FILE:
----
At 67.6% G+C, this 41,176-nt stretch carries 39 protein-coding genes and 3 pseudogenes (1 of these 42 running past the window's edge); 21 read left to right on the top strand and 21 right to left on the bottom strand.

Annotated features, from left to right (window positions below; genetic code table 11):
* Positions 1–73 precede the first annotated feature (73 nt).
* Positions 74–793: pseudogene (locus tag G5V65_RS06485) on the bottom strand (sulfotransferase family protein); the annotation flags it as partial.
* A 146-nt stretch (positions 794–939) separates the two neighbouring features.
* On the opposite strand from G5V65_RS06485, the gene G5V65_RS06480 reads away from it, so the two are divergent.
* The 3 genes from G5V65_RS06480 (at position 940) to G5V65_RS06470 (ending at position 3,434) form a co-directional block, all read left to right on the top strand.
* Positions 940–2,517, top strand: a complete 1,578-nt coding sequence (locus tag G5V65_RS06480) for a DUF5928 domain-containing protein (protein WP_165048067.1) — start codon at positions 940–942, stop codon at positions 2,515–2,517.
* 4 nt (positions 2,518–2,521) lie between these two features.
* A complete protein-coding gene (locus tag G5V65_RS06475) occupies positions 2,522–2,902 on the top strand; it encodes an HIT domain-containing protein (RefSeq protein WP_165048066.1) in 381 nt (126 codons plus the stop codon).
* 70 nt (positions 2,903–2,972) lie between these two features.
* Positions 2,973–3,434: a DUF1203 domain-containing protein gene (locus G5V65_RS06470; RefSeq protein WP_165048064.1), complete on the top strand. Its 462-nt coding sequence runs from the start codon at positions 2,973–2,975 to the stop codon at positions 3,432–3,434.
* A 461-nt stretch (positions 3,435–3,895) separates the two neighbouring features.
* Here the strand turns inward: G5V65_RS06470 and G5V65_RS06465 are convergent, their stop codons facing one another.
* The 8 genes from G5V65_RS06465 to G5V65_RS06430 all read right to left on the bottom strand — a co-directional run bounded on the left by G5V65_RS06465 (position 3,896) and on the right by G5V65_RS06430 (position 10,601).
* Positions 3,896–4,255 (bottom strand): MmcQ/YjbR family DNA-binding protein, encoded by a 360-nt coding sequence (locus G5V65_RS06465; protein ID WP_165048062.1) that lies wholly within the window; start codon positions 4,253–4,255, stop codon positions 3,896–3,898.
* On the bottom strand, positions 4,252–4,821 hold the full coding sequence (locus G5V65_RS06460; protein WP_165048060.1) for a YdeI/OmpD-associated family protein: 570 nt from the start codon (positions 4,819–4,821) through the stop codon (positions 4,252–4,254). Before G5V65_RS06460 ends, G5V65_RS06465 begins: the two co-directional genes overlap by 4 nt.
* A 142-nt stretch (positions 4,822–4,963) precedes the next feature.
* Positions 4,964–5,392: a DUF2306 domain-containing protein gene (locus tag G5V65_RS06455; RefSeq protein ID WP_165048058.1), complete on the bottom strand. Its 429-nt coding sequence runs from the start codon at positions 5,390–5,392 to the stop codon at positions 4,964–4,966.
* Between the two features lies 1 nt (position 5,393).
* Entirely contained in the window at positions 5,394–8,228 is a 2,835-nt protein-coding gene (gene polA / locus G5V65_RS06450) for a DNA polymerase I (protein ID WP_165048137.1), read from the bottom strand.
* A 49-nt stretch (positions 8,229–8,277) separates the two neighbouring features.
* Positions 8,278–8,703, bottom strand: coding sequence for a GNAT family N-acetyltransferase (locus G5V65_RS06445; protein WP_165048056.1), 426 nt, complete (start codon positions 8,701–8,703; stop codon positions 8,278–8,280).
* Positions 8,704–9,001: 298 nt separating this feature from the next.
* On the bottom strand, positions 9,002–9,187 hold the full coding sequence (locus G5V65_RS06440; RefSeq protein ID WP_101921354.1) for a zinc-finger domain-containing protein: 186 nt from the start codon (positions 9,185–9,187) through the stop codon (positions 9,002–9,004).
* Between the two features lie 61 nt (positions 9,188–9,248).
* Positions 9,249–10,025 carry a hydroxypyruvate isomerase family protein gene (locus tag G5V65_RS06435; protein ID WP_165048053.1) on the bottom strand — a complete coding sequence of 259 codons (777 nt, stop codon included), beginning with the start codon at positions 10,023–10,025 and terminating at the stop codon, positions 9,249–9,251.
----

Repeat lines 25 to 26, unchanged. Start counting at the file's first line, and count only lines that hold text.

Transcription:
* On the bottom strand, positions 9,002–9,187 hold the full coding sequence (locus G5V65_RS06440; RefSeq protein ID WP_101921354.1) for a zinc-finger domain-containing protein: 186 nt from the start codon (positions 9,185–9,187) through the stop codon (positions 9,002–9,004).
* Between the two features lie 61 nt (positions 9,188–9,248).